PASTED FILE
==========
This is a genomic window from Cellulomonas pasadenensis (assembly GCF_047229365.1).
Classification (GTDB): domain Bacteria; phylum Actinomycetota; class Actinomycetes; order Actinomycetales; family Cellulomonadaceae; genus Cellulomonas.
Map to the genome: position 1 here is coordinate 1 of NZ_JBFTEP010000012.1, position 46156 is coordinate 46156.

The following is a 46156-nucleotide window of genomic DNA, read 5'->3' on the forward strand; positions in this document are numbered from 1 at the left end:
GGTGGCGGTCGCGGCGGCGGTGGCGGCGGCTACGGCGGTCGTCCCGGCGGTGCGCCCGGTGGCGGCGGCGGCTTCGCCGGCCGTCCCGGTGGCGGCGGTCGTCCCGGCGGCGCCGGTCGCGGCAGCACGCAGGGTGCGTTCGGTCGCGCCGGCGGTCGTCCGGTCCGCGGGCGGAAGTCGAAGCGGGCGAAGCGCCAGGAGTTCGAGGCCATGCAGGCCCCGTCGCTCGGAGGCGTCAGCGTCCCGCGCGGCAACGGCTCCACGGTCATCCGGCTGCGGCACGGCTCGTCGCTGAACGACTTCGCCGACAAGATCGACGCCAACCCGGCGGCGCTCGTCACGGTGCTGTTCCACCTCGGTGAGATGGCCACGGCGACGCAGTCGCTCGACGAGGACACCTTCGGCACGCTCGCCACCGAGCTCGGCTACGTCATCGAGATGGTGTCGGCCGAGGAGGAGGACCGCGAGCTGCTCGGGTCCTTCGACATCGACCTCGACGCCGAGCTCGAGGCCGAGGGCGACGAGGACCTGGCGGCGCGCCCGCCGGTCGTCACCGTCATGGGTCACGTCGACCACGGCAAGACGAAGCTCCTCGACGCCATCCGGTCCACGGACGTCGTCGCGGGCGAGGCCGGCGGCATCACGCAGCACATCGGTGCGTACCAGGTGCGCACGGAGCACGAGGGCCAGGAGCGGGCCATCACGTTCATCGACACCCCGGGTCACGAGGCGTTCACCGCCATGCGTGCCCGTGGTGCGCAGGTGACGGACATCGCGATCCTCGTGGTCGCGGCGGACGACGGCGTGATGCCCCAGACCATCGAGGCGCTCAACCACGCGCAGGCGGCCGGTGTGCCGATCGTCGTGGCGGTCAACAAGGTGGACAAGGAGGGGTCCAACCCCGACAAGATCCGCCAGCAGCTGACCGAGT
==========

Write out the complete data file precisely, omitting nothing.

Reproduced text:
This is a genomic window from Cellulomonas pasadenensis (assembly GCF_047229365.1).
Classification (GTDB): domain Bacteria; phylum Actinomycetota; class Actinomycetes; order Actinomycetales; family Cellulomonadaceae; genus Cellulomonas.
Map to the genome: position 1 here is coordinate 1 of NZ_JBFTEP010000012.1, position 46156 is coordinate 46156.

The following is a 46156-nucleotide window of genomic DNA, read 5'->3' on the forward strand; positions in this document are numbered from 1 at the left end:
GGTGGCGGTCGCGGCGGCGGTGGCGGCGGCTACGGCGGTCGTCCCGGCGGTGCGCCCGGTGGCGGCGGCGGCTTCGCCGGCCGTCCCGGTGGCGGCGGTCGTCCCGGCGGCGCCGGTCGCGGCAGCACGCAGGGTGCGTTCGGTCGCGCCGGCGGTCGTCCGGTCCGCGGGCGGAAGTCGAAGCGGGCGAAGCGCCAGGAGTTCGAGGCCATGCAGGCCCCGTCGCTCGGAGGCGTCAGCGTCCCGCGCGGCAACGGCTCCACGGTCATCCGGCTGCGGCACGGCTCGTCGCTGAACGACTTCGCCGACAAGATCGACGCCAACCCGGCGGCGCTCGTCACGGTGCTGTTCCACCTCGGTGAGATGGCCACGGCGACGCAGTCGCTCGACGAGGACACCTTCGGCACGCTCGCCACCGAGCTCGGCTACGTCATCGAGATGGTGTCGGCCGAGGAGGAGGACCGCGAGCTGCTCGGGTCCTTCGACATCGACCTCGACGCCGAGCTCGAGGCCGAGGGCGACGAGGACCTGGCGGCGCGCCCGCCGGTCGTCACCGTCATGGGTCACGTCGACCACGGCAAGACGAAGCTCCTCGACGCCATCCGGTCCACGGACGTCGTCGCGGGCGAGGCCGGCGGCATCACGCAGCACATCGGTGCGTACCAGGTGCGCACGGAGCACGAGGGCCAGGAGCGGGCCATCACGTTCATCGACACCCCGGGTCACGAGGCGTTCACCGCCATGCGTGCCCGTGGTGCGCAGGTGACGGACATCGCGATCCTCGTGGTCGCGGCGGACGACGGCGTGATGCCCCAGACCATCGAGGCGCTCAACCACGCGCAGGCGGCCGGTGTGCCGATCGTCGTGGCGGTCAACAAGGTGGACAAGGAGGGGTCCAACCCCGACAAGATCCGCCAGCAGCTGACCGAGT